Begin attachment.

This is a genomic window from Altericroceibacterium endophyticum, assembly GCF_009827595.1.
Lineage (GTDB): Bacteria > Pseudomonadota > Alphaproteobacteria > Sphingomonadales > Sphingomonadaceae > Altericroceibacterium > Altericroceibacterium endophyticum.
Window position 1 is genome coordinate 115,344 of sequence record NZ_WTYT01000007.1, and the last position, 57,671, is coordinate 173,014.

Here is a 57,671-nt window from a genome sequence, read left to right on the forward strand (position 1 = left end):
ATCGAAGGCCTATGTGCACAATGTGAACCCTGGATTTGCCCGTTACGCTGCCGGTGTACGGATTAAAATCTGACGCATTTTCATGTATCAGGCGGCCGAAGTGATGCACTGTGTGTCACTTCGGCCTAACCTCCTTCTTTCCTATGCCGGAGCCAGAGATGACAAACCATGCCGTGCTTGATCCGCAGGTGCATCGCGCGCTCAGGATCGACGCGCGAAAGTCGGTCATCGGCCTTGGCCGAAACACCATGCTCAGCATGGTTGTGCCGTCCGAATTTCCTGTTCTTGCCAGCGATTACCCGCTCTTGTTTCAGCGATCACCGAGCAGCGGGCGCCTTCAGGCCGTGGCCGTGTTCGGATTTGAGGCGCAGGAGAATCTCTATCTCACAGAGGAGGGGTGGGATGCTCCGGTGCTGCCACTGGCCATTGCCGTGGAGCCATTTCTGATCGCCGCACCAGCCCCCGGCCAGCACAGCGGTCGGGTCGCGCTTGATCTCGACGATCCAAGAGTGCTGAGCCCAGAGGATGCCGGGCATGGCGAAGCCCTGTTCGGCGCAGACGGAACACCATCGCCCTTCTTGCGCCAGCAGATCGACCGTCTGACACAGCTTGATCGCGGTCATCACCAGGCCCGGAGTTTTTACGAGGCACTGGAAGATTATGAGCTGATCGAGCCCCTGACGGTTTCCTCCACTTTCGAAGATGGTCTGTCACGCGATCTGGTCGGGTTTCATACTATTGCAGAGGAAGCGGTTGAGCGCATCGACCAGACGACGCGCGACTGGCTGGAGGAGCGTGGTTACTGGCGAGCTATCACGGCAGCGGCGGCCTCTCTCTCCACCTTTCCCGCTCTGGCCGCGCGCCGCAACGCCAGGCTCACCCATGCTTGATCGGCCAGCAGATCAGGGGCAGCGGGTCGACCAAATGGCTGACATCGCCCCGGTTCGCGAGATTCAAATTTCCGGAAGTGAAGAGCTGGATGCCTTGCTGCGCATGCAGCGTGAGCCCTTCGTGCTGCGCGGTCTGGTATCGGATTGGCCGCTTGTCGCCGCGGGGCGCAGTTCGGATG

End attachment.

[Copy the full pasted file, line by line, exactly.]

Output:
This is a genomic window from Altericroceibacterium endophyticum, assembly GCF_009827595.1.
Lineage (GTDB): Bacteria > Pseudomonadota > Alphaproteobacteria > Sphingomonadales > Sphingomonadaceae > Altericroceibacterium > Altericroceibacterium endophyticum.
Window position 1 is genome coordinate 115,344 of sequence record NZ_WTYT01000007.1, and the last position, 57,671, is coordinate 173,014.

Here is a 57,671-nt window from a genome sequence, read left to right on the forward strand (position 1 = left end):
ATCGAAGGCCTATGTGCACAATGTGAACCCTGGATTTGCCCGTTACGCTGCCGGTGTACGGATTAAAATCTGACGCATTTTCATGTATCAGGCGGCCGAAGTGATGCACTGTGTGTCACTTCGGCCTAACCTCCTTCTTTCCTATGCCGGAGCCAGAGATGACAAACCATGCCGTGCTTGATCCGCAGGTGCATCGCGCGCTCAGGATCGACGCGCGAAAGTCGGTCATCGGCCTTGGCCGAAACACCATGCTCAGCATGGTTGTGCCGTCCGAATTTCCTGTTCTTGCCAGCGATTACCCGCTCTTGTTTCAGCGATCACCGAGCAGCGGGCGCCTTCAGGCCGTGGCCGTGTTCGGATTTGAGGCGCAGGAGAATCTCTATCTCACAGAGGAGGGGTGGGATGCTCCGGTGCTGCCACTGGCCATTGCCGTGGAGCCATTTCTGATCGCCGCACCAGCCCCCGGCCAGCACAGCGGTCGGGTCGCGCTTGATCTCGACGATCCAAGAGTGCTGAGCCCAGAGGATGCCGGGCATGGCGAAGCCCTGTTCGGCGCAGACGGAACACCATCGCCCTTCTTGCGCCAGCAGATCGACCGTCTGACACAGCTTGATCGCGGTCATCACCAGGCCCGGAGTTTTTACGAGGCACTGGAAGATTATGAGCTGATCGAGCCCCTGACGGTTTCCTCCACTTTCGAAGATGGTCTGTCACGCGATCTGGTCGGGTTTCATACTATTGCAGAGGAAGCGGTTGAGCGCATCGACCAGACGACGCGCGACTGGCTGGAGGAGCGTGGTTACTGGCGAGCTATCACGGCAGCGGCGGCCTCTCTCTCCACCTTTCCCGCTCTGGCCGCGCGCCGCAACGCCAGGCTCACCCATGCTTGATCGGCCAGCAGATCAGGGGCAGCGGGTCGACCAAATGGCTGACATCGCCCCGGTTCGCGAGATTCAAATTTCCGGAAGTGAAGAGCTGGATGCCTTGCTGCGCATGCAGCGTGAGCCCTTCGTGCTGCGCGGTCTGGTATCGGATTGGCCGCTTGTCGCCGCGGGGCGCAGTTCGGATG